But first, we stopped in to talk with and buy things from a store where Lisa has been before on one of our previous trips.
This is Vanesa DeJoode, owner of the Vanwood Variety Store. She remembered Lisa (and Kuma) from our previous trip to Tonopah.
The store is across the street from the Mizpah and on the direct walking path from the Mizpah to the Tonopah Convention Center (where the people crossing Main Street here are going). The store sells an eclectic variety of clothing and other items. Lisa bought a new pullover, and I got some honey lip balm, which I need because here at 6000 feet, I start drying out faster.
I didn't take a picture of it, but the store also has anime figurines, adult coloring books, and other bits and pieces that fans might appreciate. In fact, we may come back if she's open Memorial Day and get some of the more entertaining items as stuff for the Tonopah table and maybe as prizes for Match Game SF.
After stashing our purchases from Vanwood in the minivan, it was on to the craft fair at the Tonopah Convention Center.
Lisa here is talking with one of the volunteers from the local senior center, who were selling popcorn and other snacks near the entrance to the fair.
For our Westercon, this area is likely to have programming in the lower circle, with hospitality functions on the upper level.
The long bar is visible in the back. We expect to use that for serving some of the stuff for hospitality, and for fan groups to host their own parties in the upper level area.
The rental on the convention center comes with 150 free cups of coffee per day, and in this case you can see the serving area from the TCC kitchen, which also is included in our rental. We plan to let fan groups hosting hospitality functions use this kitchen.
The rear upper level, known as the "Buckboard Room", is where we expect to have a small dealers' room. Our current plan would have the area with these chairs have dealers tables. We'll need to do some figuring about whether we can get the number of tables we want into this area.
We think fan tables can go in this area.
There is one set of wheelchair-accessible restrooms in the convention center, newly remodeled. There is a larger set of restrooms that has also been remodeled but that doesn't have wheelchair-accessible restrooms, and a pair of single-occupancy non-wheelchair-accessible restrooms off the convention center lobby. How we make this all work out, including accommodating gender-neutral restrooms, hasn't yet been determined, but we think it's doable by resigning some restrooms.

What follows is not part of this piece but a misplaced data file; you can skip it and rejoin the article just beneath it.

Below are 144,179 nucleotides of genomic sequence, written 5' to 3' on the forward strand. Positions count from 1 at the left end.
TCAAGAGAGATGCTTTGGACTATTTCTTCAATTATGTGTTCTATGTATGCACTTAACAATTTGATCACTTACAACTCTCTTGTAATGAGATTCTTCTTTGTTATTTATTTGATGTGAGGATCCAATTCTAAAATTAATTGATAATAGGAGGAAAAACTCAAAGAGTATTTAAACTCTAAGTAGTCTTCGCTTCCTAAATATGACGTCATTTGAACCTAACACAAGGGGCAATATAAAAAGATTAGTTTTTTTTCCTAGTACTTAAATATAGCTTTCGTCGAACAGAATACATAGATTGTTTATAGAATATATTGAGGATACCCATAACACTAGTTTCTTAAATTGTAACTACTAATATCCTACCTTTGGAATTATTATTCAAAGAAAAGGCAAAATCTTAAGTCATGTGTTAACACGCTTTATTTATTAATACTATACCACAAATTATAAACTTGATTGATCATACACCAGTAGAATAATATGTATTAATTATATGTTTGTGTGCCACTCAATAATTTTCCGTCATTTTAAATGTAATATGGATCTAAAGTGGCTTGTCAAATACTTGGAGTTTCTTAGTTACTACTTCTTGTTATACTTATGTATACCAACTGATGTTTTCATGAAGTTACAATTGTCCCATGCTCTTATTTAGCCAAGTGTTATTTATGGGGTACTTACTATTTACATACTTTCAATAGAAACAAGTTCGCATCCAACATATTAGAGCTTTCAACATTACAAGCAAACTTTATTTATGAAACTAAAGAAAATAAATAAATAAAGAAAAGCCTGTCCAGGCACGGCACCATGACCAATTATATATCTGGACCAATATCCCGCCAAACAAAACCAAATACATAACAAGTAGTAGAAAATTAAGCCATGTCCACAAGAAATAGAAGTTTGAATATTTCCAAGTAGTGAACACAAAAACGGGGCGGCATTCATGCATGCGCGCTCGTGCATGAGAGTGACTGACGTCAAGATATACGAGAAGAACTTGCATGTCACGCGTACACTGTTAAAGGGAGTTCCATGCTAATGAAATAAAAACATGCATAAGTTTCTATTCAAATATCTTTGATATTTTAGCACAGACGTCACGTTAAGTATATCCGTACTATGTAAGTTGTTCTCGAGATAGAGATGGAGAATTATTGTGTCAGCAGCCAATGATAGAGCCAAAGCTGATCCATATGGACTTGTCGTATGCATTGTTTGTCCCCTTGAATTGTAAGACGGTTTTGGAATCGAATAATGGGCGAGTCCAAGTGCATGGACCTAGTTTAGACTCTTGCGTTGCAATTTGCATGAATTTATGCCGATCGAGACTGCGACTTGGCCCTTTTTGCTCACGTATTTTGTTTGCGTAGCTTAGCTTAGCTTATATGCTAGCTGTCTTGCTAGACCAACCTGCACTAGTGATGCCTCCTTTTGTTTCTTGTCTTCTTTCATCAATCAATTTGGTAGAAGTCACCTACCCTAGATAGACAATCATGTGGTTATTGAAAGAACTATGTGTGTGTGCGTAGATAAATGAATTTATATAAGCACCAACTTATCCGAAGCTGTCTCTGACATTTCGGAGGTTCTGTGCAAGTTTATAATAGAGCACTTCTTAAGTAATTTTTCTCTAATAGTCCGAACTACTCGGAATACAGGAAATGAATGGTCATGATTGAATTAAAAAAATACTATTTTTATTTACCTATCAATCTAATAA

I got some more pictures of the barbecue area built into the Convention Center. The radio towers in the right distance are of the local fire/paramedic/EMS station. Because this has come up in some of the concerns about the relative isolation of Tonopah, I walked it off and found that it is 330 of my steps from the front door of the Convention Center to the fire station. I also did a comparative search on Google Maps and found that the distance between the two buildings is about the same as the distance from one end of the San Jose Convention Center to the other, meaning that if you attended Worldcon 76, you were actually father away from the nearest paramedic/EMS than you will be at an event at the Tonopah Convention Center.
Looking the other way down the same street, you can see in the distance the Old Tonopah Library, whose lounge (handicapped accessible) we have been offered for author readings and the like. Again, the distances are comparable to trooping around the San Jose Convention Center, with the difference being that you're not inside an aircraft hanger.
For dinner, we went down to the Stage Stop Cafe at the Tonopah Station.
Kuma Bear sat around waiting for Lisa to finish using the restrooms located in the laundromat on the Tonopah Station ground floor through the doorway to his left.
The Tonopah Station is very photogenic.
I asked about this room and they told me that groups of 10-20 can book it. So if you come to Westercon and get the idea of getting a large dinner party together, there's a room at the Tonopah Station's Stage Stop Cafe you can reserve.
After dinner, it was back to the Mizpah, where things were hectic.
The Longshot Bar on the ground floor was full of people as a country-western group was playing that evening. A high school reunion was using the Jack Dempsey room on the lower level. The restaurant was full of people, so it was probably just as well that we had dinner at the Tonopah Station (which was itself busy, but not overloaded).
We realized when we were displaying other Mizpah photos that we'd never shown what was beyond the bank vault doors. It's a bunch of historical displays.
By this time, Lisa and I were worn out. We retreated to the hotel room and I spent about three hours tagging and labeling photos and trying to get some of them posted. I'll be posting stuff to the Tonopah bid's Facebook page (including many of these photos) for days.
We've been having a good time, enjoying ourselves and proving to our satisfaction that Tonopah can hold a big town-wide event. Now I hope we can show the rest of the fans who will be making the decision in Utah in a few weeks that this is the case.